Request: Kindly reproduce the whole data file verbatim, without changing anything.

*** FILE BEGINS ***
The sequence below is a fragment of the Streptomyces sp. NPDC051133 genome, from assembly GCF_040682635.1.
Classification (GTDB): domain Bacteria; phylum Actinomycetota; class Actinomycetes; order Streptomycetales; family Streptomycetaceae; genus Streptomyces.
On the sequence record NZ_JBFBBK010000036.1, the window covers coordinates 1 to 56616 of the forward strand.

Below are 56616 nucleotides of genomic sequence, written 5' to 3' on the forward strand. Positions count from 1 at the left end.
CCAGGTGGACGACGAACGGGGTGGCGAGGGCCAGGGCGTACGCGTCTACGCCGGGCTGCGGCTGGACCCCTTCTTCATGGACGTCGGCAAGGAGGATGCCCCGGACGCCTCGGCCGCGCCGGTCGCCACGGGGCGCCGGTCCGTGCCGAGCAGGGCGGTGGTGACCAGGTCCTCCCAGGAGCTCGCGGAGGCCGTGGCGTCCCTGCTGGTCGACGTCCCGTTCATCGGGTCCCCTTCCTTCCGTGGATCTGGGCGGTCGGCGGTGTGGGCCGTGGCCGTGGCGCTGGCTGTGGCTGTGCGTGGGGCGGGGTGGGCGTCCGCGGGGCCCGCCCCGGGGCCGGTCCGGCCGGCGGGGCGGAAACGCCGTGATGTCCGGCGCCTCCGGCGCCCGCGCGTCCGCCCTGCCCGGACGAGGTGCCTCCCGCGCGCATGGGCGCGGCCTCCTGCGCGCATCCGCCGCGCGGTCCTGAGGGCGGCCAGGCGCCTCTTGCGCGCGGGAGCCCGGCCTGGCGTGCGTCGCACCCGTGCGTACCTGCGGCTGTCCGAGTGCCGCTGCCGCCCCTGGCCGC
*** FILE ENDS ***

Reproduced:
The sequence below is a fragment of the Streptomyces sp. NPDC051133 genome, from assembly GCF_040682635.1.
Classification (GTDB): domain Bacteria; phylum Actinomycetota; class Actinomycetes; order Streptomycetales; family Streptomycetaceae; genus Streptomyces.
On the sequence record NZ_JBFBBK010000036.1, the window covers coordinates 1 to 56616 of the forward strand.

Below are 56616 nucleotides of genomic sequence, written 5' to 3' on the forward strand. Positions count from 1 at the left end.
CCAGGTGGACGACGAACGGGGTGGCGAGGGCCAGGGCGTACGCGTCTACGCCGGGCTGCGGCTGGACCCCTTCTTCATGGACGTCGGCAAGGAGGATGCCCCGGACGCCTCGGCCGCGCCGGTCGCCACGGGGCGCCGGTCCGTGCCGAGCAGGGCGGTGGTGACCAGGTCCTCCCAGGAGCTCGCGGAGGCCGTGGCGTCCCTGCTGGTCGACGTCCCGTTCATCGGGTCCCCTTCCTTCCGTGGATCTGGGCGGTCGGCGGTGTGGGCCGTGGCCGTGGCGCTGGCTGTGGCTGTGCGTGGGGCGGGGTGGGCGTCCGCGGGGCCCGCCCCGGGGCCGGTCCGGCCGGCGGGGCGGAAACGCCGTGATGTCCGGCGCCTCCGGCGCCCGCGCGTCCGCCCTGCCCGGACGAGGTGCCTCCCGCGCGCATGGGCGCGGCCTCCTGCGCGCATCCGCCGCGCGGTCCTGAGGGCGGCCAGGCGCCTCTTGCGCGCGGGAGCCCGGCCTGGCGTGCGTCGCACCCGTGCGTACCTGCGGCTGTCCGAGTGCCGCTGCCGCCCCTGGCCGC